The longest known COVID-19 infection to date has been 505 days, during which the patient, who ended up dying, tested positive for SARS-CoV-2, previously the longest case confirmed by PCR was 335 days.

The research that will be presented at the European Congress of Clinical Microbiology and Infectious Diseases (ECCMID) that begins this Saturday (23.04.2022) in Lisbon, was developed by British researchers from King’s College London and Guy’s and St Thomas’ NHS Foundation Trust. .

The team, which studied the virus in nine patients, also showed that the new variants can proliferate in immunosuppressed people.

In addition, they present the details of one of the first cases of hidden COVID-19, in which the patient was thought to have overcome the virus, with negative tests to support it, but the infection was later found to still be ongoing.

Previous breathing problems

The patient, whose identity was not released, first tested positive in mid-2020 and had respiratory problems. He continued to give positive in all the tests (about 45) until his death, 505 days later, Dr. Gaia Nebbia, co-author of the study, explained to AFP.

Of the immunosuppressed patients with persistent virus infection, between March 2020 and December 2021, all tested positive for at least eight weeks and two tested positive for more than a year.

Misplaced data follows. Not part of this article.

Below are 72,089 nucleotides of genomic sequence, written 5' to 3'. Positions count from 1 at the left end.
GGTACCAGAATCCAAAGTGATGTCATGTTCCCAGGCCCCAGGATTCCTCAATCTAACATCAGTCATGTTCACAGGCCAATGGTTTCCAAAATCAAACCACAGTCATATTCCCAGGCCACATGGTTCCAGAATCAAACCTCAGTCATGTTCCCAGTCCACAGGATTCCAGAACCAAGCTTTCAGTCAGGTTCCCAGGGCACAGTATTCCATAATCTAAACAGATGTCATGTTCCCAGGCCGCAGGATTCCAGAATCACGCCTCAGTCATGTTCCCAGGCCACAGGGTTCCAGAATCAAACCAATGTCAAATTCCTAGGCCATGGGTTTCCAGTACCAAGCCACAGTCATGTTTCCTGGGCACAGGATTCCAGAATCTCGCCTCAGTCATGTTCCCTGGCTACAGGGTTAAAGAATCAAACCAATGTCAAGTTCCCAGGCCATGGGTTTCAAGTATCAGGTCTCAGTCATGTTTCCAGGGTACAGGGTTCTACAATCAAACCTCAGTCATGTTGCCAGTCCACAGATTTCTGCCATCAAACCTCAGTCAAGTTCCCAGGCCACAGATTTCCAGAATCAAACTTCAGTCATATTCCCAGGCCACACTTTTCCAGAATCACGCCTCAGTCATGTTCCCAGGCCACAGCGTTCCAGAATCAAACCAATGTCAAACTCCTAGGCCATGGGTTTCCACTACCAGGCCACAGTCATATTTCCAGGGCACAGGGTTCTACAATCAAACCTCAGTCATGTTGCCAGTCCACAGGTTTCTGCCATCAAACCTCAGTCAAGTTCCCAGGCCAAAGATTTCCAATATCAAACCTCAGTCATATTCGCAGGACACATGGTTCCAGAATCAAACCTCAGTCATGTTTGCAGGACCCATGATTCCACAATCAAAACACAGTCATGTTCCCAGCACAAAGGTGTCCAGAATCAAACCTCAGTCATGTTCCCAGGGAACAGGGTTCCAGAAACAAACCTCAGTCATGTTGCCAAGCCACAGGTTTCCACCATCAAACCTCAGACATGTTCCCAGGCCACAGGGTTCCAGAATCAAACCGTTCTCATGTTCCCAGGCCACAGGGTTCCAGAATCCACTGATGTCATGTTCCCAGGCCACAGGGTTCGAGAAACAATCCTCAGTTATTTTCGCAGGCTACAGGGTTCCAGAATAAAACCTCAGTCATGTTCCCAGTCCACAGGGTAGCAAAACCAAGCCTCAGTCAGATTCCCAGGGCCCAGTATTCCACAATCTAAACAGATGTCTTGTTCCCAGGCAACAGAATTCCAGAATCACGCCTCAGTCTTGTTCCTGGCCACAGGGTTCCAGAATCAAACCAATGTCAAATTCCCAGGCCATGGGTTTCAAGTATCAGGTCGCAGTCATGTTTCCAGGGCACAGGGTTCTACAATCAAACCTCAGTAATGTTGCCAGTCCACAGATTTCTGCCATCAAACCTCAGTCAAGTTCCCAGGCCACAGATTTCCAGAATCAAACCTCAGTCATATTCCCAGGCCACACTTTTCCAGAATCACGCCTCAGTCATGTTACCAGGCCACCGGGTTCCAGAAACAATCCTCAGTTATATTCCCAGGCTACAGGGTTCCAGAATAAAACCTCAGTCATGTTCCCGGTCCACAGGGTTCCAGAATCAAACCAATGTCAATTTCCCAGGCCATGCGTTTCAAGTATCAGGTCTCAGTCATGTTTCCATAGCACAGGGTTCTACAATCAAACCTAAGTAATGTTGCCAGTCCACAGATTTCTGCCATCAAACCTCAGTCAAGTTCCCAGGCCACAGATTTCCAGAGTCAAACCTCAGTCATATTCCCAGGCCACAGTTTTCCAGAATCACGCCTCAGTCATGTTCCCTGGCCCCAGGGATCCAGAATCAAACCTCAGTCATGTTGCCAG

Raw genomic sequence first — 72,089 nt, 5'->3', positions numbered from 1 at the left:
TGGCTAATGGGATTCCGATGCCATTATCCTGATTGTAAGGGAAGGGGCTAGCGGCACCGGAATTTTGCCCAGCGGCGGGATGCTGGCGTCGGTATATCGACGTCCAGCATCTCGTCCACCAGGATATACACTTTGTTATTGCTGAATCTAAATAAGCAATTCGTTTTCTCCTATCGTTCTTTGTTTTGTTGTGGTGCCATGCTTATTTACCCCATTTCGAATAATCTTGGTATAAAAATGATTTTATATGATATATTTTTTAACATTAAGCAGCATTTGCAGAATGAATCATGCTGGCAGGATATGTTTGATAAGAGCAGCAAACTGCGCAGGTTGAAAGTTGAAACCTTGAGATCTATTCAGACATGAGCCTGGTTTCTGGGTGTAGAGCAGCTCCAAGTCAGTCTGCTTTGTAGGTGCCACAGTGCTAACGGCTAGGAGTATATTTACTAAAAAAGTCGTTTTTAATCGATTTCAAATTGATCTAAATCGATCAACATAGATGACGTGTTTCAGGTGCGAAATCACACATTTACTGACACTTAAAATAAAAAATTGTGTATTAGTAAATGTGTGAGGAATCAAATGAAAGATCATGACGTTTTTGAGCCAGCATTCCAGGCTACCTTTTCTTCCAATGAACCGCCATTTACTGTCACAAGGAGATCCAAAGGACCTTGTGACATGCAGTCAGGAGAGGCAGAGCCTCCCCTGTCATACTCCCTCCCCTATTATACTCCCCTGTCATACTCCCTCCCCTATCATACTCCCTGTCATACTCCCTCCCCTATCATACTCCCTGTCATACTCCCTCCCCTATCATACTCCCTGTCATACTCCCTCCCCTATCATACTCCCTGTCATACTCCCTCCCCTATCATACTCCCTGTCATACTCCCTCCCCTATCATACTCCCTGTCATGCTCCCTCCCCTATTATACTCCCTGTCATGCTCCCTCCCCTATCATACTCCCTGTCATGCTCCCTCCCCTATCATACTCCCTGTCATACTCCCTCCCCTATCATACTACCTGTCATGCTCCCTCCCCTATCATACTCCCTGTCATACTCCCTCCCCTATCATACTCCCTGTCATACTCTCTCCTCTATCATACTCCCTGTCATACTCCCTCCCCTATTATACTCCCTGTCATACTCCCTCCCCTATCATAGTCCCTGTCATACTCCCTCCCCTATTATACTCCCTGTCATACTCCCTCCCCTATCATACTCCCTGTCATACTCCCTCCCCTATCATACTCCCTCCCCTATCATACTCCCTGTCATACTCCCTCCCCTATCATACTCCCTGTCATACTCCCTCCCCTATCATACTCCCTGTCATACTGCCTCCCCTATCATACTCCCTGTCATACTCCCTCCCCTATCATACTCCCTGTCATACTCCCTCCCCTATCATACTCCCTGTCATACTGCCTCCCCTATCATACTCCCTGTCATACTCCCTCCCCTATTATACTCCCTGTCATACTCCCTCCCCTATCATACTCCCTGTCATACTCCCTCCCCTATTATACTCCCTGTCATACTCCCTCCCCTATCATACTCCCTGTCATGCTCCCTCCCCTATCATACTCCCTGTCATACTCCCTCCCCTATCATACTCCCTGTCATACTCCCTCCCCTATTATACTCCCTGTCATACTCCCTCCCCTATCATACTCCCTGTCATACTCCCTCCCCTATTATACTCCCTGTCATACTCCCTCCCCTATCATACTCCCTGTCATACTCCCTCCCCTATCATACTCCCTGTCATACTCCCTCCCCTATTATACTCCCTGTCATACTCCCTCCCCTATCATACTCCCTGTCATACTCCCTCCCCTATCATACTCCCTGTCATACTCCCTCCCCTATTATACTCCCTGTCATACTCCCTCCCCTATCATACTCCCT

Of the nine patients, four died and four were cured. A ninth patient was still infected in early 2022, 412 days after first testing positive.

“Immunocompromised patients with persistent infection have little chance of survival, and new treatment strategies are urgently needed to stop their infection,” Nebbia explained.

The study aimed to investigate the mutations of the coronavirus in patients infected for months.

“We wanted to characterize the viral evolution in these individuals who could accumulate mutations during their persistent infection. This is one of the hypotheses for the appearance of variants,” says the doctor.

According to estimates from the British Office for National Statistics (ONS) published on Friday, 38.5 million people had COVID-19 in England between the end of April 2020 and mid-February 2022, that is, 70% of the population.


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